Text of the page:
ABSTRACT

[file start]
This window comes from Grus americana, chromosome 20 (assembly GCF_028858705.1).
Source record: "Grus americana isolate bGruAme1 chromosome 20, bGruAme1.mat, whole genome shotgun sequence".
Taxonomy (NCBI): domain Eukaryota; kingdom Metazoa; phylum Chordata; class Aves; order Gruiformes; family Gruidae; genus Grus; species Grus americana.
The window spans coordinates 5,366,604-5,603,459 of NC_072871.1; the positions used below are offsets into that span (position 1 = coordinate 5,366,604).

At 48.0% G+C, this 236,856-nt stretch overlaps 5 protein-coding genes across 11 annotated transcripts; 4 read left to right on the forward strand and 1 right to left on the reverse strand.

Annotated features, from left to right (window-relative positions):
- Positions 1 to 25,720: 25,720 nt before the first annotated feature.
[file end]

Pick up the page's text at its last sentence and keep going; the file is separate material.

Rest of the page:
Obtaining reliable estimates of hydrogeologic properties from nuclear magnetic resonance (NMR) measurements requires the ability to measure NMR relaxation parameters that are most sensitive to pore-scale geometry. Conventional surface NMR measurements of the free induction decay yield accurate estimates of the relaxation time parameter T2*, but it has been shown that this parameter can exhibit limited sensitivity to pore size and permeability. We evaluated an improved surface-NMR scheme that uses spin-echo signals to estimate the more robust and readily usable relaxation parameter T2. The acquisition methodology builds upon previous spin-echo schemes and incorporates robust phase-cycling procedures, which remove responses that can potentially interfere with the echo signals. A new two-stage linear inversion was used to derive quantitative estimates of T2 with depth. The method was evaluated in two field experiments at sites in the central and western United States. At one site, NMR logging measurements in a nearby borehole provided the first opportunity to compare T2-values estimated by surface NMR to T2-values determined from the logging data. The surface and logging results showed very close agreement at depths where T2 is long, but echoes cannot be detected from depths where T2 is shorter than the minimum echo time. As anticipated, we found that T2 derived from spin echoes was generally much longer than T2*, derived from the free induction decay. We explain the observed differences by considering the magnitude of inhomogeneity in the background magnetic field. We note that T2 exhibited greater variation and sensitivity to pore size than T2* in coarse-grained materials, while T2* provided greater sensitivity in fine-grained materials where no echo signal was detected. Given these complementary advantages of T2 and T2* measurement, we advocate adoption of a framework combining spin-echo and free induction decay data to improve characterization of groundwater aquifers.

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